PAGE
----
If things had stayed the way Tex Avery originally planned, you would have been able to see cartoons of his called ‘Smellbound’ and ‘Bums Away.’ But along the way their names got changed to ‘Little ‘Tinker’ and ‘Henpecked Hoboes.’
Avery’s cartoons weren’t the only ones at MGM with titles that morphed. Some good examples can be found in Boxoffice magazine of October 23, 1943. It contained a story about coming releases by Metro’s cartoon studio and Gordon Hollingshead’s live-action shorts division at Warner’s. I’ve omitted the latter.
Studios Going All-Out On the Popular Shorts
Hollywood—It may have been coincidence, but the trend-seekers could easily pounce on the situation as being indicative that studios are concentrating increasing attention on short subjects—perhaps with a hopeful eye cast toward the return of single-feature programs. In any event, from two film foundries on one and the same day came reports of all-out activities on the shorts front.
With 20 subjects in various stages of production, Metro entered the most intensive schedule in the history of its cartoon studio. Included in the group, under the producer guidance of Fred Quimby, were 16 one-reelers comprising the entire output for 1943-44. The additional four films represent the remaining releases on the current program.
The Tom and Jerry characters, directed by William Hanna and Joseph Barbera, will be starred in “Baby Puss,” “Zoot Cat,” “Million Dollar Cat,” “Bodyguard,” “Puttin’ on the Dog,” “Kitty Foiled,” “Mouse Comes to Dinner” and “Tee for Two.”
In a special slapstick series, directed by Tex Avery, are “Screwball Baseball,” “Nuts in May,” “Little Heel-watha,” “The Shooting of Dan McGoo,” “Screwy Truant,” “House of Tomorrow” and “Screwball Squirrel,” introducing the new pen-and-ink star, Squirrely Squirrel. [sic]
The balance of the product, now in animation or in the process of photographing, are “Strange Innertube,” “Worst Aid,” “Bear Raid Warden,” “Bedtime for Barney” and “Some Skunk.”
The last paragraph lists the cartoons under the direction of George Gordon, who held sway over the now-it’s-here-now-it’s-not third unit at MGM. It was originally the Rudy Ising and Gordon began to take it over in July 1942. It’s quite possible he had left MGM for John Sutherland when this story was written, considering his name isn’t mentioned it it, and someone else oversaw the finishing of his cartoons. These were the last cartoons made by the unit before it shut down. Its animators were Arnold Gillespie, Mike Lah, Ed Barge and Jack Carr.
The cartoons were released almost in the order listed above, and not all of them made it into the 1943-44 season (which, like radio and later television, began in September). And not all of them ended up with a name on the screen that’s mentioned above. Here’s the list in order of release (dates from ‘Of Mice and Magic’ by Leonard Maltin), with what I suspect are their final names:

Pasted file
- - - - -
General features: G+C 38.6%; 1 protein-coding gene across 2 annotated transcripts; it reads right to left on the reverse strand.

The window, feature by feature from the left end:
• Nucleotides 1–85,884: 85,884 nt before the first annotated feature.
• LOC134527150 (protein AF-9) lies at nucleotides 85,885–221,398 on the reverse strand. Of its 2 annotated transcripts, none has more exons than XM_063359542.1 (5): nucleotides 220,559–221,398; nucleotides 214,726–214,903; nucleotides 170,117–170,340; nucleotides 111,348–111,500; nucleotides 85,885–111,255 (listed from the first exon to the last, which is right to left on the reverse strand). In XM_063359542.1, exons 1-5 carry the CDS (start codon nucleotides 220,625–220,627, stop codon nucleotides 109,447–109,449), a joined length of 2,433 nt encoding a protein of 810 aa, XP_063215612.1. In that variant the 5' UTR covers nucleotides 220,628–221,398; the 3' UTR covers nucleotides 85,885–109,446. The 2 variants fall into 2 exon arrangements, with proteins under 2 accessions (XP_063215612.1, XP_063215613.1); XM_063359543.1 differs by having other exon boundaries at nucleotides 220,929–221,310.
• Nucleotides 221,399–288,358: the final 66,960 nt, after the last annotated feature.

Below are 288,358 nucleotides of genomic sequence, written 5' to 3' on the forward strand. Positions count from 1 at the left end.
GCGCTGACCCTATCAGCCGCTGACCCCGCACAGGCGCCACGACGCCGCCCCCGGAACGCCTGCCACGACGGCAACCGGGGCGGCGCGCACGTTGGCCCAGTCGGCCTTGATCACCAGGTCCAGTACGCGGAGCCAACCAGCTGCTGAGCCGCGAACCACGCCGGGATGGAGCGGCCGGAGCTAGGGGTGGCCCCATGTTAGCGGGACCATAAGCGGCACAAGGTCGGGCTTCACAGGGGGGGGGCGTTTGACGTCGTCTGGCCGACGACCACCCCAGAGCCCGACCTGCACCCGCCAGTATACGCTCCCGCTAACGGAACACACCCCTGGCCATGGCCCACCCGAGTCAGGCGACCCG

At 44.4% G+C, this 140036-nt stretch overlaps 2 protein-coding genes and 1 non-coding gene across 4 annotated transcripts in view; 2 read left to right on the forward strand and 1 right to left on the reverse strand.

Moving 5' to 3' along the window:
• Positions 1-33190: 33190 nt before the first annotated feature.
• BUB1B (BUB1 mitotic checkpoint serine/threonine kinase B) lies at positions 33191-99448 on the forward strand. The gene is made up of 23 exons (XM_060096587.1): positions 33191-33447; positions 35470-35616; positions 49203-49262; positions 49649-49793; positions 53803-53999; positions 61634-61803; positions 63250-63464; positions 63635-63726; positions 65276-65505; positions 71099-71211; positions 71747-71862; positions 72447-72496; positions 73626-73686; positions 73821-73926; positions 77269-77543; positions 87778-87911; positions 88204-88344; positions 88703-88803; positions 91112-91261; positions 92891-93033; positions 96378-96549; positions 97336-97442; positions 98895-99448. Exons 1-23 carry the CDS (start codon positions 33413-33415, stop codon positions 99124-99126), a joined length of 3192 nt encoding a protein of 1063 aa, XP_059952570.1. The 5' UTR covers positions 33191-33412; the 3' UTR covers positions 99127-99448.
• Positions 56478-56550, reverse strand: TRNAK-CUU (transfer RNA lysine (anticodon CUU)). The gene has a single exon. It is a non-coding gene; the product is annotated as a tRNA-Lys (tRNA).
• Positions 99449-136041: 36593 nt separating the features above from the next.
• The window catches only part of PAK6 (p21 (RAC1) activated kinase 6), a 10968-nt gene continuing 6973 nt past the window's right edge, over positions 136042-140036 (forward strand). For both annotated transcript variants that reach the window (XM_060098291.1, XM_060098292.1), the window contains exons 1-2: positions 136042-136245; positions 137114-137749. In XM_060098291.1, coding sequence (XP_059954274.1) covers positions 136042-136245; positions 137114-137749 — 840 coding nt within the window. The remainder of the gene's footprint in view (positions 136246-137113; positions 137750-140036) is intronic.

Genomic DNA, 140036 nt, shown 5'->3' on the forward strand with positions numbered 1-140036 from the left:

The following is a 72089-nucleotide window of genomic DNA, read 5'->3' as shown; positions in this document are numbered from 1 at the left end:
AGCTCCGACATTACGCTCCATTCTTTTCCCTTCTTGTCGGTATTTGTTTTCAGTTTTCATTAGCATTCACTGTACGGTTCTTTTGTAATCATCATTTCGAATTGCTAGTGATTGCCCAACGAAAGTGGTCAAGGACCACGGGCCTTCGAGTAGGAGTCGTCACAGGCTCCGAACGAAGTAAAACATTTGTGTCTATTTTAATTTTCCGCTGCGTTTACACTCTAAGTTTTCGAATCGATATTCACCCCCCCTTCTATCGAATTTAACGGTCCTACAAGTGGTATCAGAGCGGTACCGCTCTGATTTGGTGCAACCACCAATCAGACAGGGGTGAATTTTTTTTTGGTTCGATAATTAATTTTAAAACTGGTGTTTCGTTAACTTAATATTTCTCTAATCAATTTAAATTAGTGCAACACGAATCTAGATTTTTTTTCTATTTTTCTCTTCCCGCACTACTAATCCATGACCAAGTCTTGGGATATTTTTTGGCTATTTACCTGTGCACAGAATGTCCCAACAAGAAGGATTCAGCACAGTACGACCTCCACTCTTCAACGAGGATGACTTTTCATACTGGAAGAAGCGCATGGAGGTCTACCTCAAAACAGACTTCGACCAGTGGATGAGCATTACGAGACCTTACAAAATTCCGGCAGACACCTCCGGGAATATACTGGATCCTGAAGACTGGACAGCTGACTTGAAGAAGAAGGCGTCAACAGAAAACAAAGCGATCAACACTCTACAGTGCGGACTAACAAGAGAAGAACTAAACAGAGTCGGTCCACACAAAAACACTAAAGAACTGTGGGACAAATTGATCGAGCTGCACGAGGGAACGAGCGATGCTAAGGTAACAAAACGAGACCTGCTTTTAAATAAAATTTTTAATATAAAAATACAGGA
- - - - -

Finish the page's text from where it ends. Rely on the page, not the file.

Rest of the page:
Baby Puss – December 25, 1943
Zoot Cat – February 26, 1944
Million Dollar Cat – May 6, 1944
Bodyguard – July 22, 1944 (released as ‘The Bodyguard’)
Puttin’ on the Dog – October 28, 1944
Kitty Foiled – (likely ‘Mouse Trouble,’ December 23, 1944)
Mouse Comes to Dinner – May 5, 1945 (released as ‘The Mouse Comes to Dinner’)
Tee for Two – July 21, 1945
Tex Avery unit
Screwball Baseball – April 22, 1944 (released as ‘Batty Baseball’)
Nuts in May – (likely ‘Happy Go Nutty’, June 24, 1944)
Little Heel-watha – October 21, 1944
The Shooting of Dan McGoo – March 3, 1945
Screwy Truant – January 13, 1945
House of Tomorrow – rejected, but revived and released in 1949.
Screwball Squirrel – April 1, 1944
George Gordon unit
Strange Innertube – January 22, 1944 (released as ‘Innertube Antics’)
Worst Aid – (likely ‘The Tree Surgeon’, June 5, 1944)
Bear Raid Warden – September 9, 1944
Bedtime for Barney – (likely ‘Barney Bear’s Polar Pest’, December 30, 1944)
Some Skunk (likely ‘The Unwelcome Guest’, February 17, 1945)
Gordon never received a director’s credit on any of the five cartoons. His unit was disbanded after ‘The Unwelcome Guest’, though Fred Quimby had looked to continue it and eventually revived it after the war with Lah and Preston Blair co-directing.
Only one other cartoon was put into production before the final one on the list—Avery’s ‘Jerky Turkey’, released April 7, 1945. Hanna-Barbera’s ‘Mouse in Manhattan’ was released before ‘Tee for Two’ but put into production later, which explains its absence from the list.
This 1943 story from Boxoffice gives me a chance to mention Gasmask Ted’s ‘Cartoons of 1943’ blog. Ted’s taken on a fabulous, and time-consuming, project. He watched, and commented on, all animated cartoons released in 1939 and has been doing the same thing with 1943, with pictures, commentary and a production summary. He’s also delved into Boxoffice editions from that year to find little nuggets of information about the cartoons and their studios. Give him a read if you haven’t dropped by.